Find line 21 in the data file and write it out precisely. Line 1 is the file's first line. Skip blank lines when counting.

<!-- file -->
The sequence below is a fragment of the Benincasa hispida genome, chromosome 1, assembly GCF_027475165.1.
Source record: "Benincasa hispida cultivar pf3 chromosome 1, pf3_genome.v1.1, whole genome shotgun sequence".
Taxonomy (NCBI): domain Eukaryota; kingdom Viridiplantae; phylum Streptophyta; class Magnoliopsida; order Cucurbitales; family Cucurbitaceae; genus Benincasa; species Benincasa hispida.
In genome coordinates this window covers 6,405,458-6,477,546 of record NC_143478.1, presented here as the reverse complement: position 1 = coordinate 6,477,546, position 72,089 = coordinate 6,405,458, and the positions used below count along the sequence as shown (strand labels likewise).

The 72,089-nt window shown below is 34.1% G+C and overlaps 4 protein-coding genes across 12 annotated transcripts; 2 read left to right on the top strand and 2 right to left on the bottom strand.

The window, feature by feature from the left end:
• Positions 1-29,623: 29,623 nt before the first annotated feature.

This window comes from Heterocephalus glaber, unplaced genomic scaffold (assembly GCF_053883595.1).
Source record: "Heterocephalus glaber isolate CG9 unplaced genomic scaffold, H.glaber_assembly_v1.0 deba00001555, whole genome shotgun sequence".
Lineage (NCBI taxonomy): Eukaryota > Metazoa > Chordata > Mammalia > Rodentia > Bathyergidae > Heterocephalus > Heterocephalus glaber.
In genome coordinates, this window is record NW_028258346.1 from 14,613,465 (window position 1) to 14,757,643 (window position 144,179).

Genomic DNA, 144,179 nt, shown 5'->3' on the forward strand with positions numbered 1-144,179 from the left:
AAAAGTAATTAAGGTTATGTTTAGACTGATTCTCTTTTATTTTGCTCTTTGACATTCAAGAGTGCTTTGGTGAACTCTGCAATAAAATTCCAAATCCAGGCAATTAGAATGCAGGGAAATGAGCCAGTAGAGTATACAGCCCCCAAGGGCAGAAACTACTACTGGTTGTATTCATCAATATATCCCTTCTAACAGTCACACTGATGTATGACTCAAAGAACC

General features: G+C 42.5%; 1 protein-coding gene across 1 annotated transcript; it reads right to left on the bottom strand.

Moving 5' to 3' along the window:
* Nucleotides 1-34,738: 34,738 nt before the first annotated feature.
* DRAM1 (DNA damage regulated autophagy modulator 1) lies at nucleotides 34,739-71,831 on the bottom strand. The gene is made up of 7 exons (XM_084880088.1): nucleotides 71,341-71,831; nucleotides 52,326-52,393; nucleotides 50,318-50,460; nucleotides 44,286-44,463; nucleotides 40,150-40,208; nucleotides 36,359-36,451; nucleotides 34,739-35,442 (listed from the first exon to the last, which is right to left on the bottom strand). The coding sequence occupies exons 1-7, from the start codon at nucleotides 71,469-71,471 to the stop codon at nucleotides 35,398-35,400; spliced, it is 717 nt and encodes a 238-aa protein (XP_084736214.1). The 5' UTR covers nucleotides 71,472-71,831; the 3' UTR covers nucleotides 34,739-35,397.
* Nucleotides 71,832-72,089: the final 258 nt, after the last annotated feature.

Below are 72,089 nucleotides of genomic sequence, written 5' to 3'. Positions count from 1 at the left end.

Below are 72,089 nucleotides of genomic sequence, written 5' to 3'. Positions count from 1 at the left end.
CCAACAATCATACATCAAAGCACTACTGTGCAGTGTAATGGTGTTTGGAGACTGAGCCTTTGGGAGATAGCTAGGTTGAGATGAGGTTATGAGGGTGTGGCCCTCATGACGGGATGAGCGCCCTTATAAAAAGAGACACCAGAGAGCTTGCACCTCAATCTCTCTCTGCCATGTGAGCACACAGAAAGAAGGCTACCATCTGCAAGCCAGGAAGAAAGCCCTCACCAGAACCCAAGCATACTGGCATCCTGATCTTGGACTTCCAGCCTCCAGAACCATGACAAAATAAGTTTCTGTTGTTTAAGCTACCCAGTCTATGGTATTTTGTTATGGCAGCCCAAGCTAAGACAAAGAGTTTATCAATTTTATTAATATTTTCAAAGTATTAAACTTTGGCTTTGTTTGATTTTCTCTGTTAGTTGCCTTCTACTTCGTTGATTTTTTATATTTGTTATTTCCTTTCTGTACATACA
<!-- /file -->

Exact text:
CCAACAATCATACATCAAAGCACTACTGTGCAGTGTAATGGTGTTTGGAGACTGAGCCTTTGGGAGATAGCTAGGTTGAGATGAGGTTATGAGGGTGTGGCCCTCATGACGGGATGAGCGCCCTTATAAAAAGAGACACCAGAGAGCTTGCACCTCAATCTCTCTCTGCCATGTGAGCACACAGAAAGAAGGCTACCATCTGCAAGCCAGGAAGAAAGCCCTCACCAGAACCCAAGCATACTGGCATCCTGATCTTGGACTTCCAGCCTCCAGAACCATGACAAAATAAGTTTCTGTTGTTTAAGCTACCCAGTCTATGGTATTTTGTTATGGCAGCCCAAGCTAAGACAAAGAGTTTATCAATTTTATTAATATTTTCAAAGTATTAAACTTTGGCTTTGTTTGATTTTCTCTGTTAGTTGCCTTCTACTTCGTTGATTTTTTATATTTGTTATTTCCTTTCTGTACATACA